To call 99 Levels to Hell a parody is incorrect, yet it’s somewhat fitting. Spelunky, when it was released last year, took many by surprise. For myself it was the measured pace of the game that was its most interesting aspect. To call Spelunky slow would do it no credit, but its gameplay pace was measured and thoughtful, with the player always seemingly one hasty movement away from death.
99 Levels to Hell follows the same set up as Spelunky: traverse a series of individually generated rooms, defeating enemies, dodging traps, and trying to find the key and exit to the next floor – but it’s a much messier game, visually. The gallons of viscera hurled around the stage upon enemy death give 99 Levels to Hell a somewhat tasteless attitude to violence, but that feels like its point. The game gives you a shotgun straight away, puts you in a room, and yells ‘GO!’ as a guitar twiddles along to your hasty door hunt (as with Spelunky, dawdling in a room will cue an evil instant kill foe for you to avoid).
The fact enemies explode and paint the level red just feeds into 99 Levels to Hell’s insatiable bloodlust and breakneck pace. This is why it feels almost as if the design is a parody. Or if not an attempt to parody, it feels like an inverted Spelunky tonic. 99 Levels to Hell is a way to play a game that’s like Spelunky, but one in which you can scream and cackle like a small child, tearing through stages with reckless violence. You get combo multipliers for killing lots of enemies in quick succession, so it feels right to rush.
Where Spelunky gives you a short range whip and encourages you to think about every spent bomb, 99 Levels to Hell says ‘your gun breaks most blocks, there’s plenty of bombs around, and you can pretty much moon jump everywhere, now go nuts!’
That’s not to say that 99 Levels to Hell is thoughtless. Once you are past the first ten floors things get more interesting, with spike pits forcing you to move even faster and more cunning enemies testing your aiming abilities, and by floor 20 the game is genuinely hard. It’s still a zippy game, focusing more on twin stick skills trained in arcade-y shooters than in careful platforming, but don’t enter 99 Levels to Hell thinking it will be an easy ride, as it isn’t afraid to bombard you with some very ferocious foes.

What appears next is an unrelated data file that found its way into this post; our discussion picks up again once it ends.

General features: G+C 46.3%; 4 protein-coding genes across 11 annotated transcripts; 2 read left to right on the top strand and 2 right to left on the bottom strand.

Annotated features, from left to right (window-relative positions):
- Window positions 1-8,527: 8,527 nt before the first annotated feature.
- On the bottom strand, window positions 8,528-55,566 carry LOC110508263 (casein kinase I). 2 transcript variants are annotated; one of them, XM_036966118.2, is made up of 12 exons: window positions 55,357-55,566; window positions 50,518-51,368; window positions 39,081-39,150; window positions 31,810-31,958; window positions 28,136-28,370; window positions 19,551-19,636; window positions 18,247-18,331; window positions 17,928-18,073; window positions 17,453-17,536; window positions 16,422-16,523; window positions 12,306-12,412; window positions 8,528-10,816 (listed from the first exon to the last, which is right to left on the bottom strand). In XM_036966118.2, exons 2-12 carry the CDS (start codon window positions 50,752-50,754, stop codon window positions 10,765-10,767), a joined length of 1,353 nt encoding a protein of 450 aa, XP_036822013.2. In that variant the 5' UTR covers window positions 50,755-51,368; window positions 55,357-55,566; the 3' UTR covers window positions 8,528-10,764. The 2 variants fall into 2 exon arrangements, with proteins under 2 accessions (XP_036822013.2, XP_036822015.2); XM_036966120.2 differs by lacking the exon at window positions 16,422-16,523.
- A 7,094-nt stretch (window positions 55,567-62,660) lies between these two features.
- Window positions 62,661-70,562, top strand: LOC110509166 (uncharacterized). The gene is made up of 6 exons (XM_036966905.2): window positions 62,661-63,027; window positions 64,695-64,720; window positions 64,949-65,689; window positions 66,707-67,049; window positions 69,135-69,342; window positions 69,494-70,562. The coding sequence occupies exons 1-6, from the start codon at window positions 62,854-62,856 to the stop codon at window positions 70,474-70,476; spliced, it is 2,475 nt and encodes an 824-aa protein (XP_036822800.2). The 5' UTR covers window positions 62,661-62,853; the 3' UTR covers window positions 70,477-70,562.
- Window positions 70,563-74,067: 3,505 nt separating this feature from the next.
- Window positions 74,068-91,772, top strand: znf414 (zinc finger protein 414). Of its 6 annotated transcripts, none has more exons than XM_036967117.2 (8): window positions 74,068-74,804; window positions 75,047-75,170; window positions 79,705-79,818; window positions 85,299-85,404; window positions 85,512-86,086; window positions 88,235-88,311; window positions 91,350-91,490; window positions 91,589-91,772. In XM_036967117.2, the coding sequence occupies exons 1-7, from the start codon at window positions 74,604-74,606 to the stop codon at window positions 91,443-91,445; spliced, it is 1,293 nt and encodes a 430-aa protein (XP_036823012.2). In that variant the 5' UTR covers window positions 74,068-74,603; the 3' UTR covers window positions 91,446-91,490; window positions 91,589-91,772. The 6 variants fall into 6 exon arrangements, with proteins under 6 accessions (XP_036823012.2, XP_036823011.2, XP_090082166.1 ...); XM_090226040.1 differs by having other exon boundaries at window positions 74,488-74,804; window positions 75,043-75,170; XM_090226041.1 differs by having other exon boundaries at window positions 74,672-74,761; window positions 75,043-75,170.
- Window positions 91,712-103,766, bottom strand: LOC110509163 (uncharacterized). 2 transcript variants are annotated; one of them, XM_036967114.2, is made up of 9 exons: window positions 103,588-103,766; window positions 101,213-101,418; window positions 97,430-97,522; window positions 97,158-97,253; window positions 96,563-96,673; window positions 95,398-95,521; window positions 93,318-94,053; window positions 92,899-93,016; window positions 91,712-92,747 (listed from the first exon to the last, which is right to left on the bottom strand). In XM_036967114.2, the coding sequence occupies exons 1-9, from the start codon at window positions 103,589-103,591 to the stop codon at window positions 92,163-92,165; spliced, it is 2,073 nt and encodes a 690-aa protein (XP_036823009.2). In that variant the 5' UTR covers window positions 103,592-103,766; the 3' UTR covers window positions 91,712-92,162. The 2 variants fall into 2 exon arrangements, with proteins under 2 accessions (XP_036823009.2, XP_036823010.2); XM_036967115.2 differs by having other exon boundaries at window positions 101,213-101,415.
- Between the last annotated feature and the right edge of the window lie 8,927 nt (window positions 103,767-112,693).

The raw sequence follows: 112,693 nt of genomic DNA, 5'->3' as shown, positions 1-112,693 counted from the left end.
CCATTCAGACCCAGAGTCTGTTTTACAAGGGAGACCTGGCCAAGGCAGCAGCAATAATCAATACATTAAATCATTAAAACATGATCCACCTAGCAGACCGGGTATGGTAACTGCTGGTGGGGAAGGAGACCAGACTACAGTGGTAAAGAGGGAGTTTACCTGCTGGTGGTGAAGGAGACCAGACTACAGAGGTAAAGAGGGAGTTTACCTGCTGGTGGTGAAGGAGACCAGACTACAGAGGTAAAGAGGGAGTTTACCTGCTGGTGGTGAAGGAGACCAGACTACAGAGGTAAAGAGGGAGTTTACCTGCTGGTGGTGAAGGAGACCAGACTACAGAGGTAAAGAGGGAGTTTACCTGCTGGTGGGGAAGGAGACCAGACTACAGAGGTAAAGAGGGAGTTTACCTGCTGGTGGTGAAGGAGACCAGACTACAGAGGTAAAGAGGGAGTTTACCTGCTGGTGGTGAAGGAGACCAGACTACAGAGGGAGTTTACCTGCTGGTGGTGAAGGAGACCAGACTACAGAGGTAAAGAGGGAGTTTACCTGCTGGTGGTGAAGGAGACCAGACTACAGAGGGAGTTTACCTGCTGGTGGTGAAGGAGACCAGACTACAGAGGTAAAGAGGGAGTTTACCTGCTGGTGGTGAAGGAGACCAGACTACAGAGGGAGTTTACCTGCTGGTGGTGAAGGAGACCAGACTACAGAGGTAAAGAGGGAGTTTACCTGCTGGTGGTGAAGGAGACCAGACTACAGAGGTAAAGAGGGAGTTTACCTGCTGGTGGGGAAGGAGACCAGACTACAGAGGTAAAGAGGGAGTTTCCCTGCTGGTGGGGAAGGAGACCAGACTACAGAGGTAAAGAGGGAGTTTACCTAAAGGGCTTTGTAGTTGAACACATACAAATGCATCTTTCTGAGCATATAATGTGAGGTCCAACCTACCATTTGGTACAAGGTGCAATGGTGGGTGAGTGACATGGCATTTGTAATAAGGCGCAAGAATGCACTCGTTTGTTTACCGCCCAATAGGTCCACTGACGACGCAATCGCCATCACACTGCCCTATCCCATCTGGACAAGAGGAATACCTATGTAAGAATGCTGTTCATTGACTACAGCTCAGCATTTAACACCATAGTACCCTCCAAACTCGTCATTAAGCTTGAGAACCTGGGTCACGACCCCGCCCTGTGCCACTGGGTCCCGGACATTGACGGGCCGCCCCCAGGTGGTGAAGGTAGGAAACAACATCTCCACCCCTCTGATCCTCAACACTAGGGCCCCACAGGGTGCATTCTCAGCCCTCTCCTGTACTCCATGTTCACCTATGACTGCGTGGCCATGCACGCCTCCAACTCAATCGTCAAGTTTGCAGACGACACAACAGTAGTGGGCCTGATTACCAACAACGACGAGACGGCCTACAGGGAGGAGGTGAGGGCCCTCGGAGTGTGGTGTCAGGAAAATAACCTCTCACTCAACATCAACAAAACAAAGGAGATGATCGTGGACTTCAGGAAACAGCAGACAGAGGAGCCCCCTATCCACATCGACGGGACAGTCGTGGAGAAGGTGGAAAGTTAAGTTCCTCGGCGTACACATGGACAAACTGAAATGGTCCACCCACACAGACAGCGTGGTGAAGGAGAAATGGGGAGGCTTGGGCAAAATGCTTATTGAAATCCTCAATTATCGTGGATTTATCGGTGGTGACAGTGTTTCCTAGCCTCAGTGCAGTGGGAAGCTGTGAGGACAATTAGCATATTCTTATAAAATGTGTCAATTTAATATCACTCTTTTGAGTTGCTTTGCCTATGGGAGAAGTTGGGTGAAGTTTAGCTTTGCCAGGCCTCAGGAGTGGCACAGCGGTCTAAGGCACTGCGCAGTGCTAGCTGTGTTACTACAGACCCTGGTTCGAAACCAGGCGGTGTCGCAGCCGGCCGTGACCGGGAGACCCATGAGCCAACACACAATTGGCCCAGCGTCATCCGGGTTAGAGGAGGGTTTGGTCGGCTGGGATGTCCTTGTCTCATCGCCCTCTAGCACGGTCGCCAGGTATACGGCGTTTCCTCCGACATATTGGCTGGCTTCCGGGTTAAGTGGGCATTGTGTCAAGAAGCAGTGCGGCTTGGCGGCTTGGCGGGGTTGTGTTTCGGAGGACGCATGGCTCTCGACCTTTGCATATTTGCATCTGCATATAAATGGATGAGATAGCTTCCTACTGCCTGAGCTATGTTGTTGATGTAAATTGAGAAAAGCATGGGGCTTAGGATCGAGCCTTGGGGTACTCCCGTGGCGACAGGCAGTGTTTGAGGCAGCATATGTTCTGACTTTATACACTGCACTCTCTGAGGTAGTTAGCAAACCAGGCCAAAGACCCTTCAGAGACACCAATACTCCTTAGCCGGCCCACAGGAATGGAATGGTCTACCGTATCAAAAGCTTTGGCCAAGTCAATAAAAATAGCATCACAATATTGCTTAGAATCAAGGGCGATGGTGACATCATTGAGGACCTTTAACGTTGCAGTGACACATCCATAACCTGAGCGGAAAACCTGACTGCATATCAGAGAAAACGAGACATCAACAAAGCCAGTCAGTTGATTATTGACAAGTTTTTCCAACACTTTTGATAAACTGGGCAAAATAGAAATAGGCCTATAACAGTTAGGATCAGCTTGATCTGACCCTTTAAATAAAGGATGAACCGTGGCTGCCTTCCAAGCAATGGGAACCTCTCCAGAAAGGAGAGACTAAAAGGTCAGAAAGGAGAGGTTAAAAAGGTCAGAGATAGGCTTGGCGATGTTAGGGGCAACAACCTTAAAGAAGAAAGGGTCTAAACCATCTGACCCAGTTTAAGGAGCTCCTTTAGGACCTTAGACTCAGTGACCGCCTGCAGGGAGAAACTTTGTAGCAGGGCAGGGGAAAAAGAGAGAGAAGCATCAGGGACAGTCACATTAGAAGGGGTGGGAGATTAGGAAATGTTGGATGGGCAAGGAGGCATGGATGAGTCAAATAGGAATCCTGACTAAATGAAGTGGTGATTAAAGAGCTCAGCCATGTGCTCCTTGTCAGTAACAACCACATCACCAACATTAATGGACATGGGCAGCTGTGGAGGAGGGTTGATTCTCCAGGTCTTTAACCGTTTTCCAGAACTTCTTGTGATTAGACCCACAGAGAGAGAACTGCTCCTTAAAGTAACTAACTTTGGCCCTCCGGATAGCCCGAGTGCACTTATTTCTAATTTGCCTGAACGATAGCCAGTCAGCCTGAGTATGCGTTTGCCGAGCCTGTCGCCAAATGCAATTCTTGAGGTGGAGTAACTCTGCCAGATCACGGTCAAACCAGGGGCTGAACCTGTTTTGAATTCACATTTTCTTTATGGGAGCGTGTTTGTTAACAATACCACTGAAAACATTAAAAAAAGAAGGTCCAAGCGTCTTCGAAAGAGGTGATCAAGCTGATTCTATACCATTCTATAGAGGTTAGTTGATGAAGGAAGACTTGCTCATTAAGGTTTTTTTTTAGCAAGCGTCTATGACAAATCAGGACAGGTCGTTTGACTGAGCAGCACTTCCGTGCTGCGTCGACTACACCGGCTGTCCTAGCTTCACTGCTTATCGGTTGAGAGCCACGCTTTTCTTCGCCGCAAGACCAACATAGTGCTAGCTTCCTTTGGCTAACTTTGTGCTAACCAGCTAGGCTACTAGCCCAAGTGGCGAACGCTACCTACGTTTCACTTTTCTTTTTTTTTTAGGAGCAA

Difficulty is also victim to its rogue-like design. The beginning shotgun is powerful, but the magic staves and machine guns you can find give much more range. That said, you’ll be reluctant to drop the shotgun should you find a couple of power upgrades before an alternative crops up.
Unfortunately, 99 Levels to Hell has its fair share of issues, many of which feel born from its humble origins. The art design is sporadic, with a hodge-podge of styles and messy character models (and not a cohesive style of messy like Edmund McMillan’s output). Hit detection can also feel occasionally off, with foes sometimes landing hits that seem as though they shouldn’t. This is more annoying on the bosses, as they can feel stupidly difficult, and the mucky hit detection doesn’t help matters.
Lastly, the game has some quirks. An umbrella item might appear that will jump you forward a number of floors. I found one on floor 18 and landed in the early 20s, where I promptly died. This didn’t count as reaching the floor 20 checkpoint, and I had to restart from floor 10. It’s a minor niggle, admittedly, but it didn’t stop me feeling as though I’d been cheated out of progress. Then again, this game has gamble doors that throw you forward or backwards at random. Guess it’s just not trying to be nice, really, is it?
VERDICT: 99 Levels to Hell is a fine, if slightly trashy Spelunky-alike. If Spelunky is Indiana Jones, then 99 Levels to Hell is its Grindhouse equivalent, focusing more on fast, expendable entertainment than its more thoughtful cousin. A few presentational quirks aside, 99 Levels to Hell is solid if you’ve ever thought that Spelunky could do with being more like an arcade shooter, or if you’ve ever imagined that Binding of Isaac should be viewed from the side.
DECENT. A 6/10 indicates that, while this game could be much better, it still has a fair amount to offer the player. It might be an interesting title sabotaged by its own ambition, or a game denied greater praise by some questionable design choices. Don’t avoid it outright, but approach it with caution.
Review code provided by the publisher.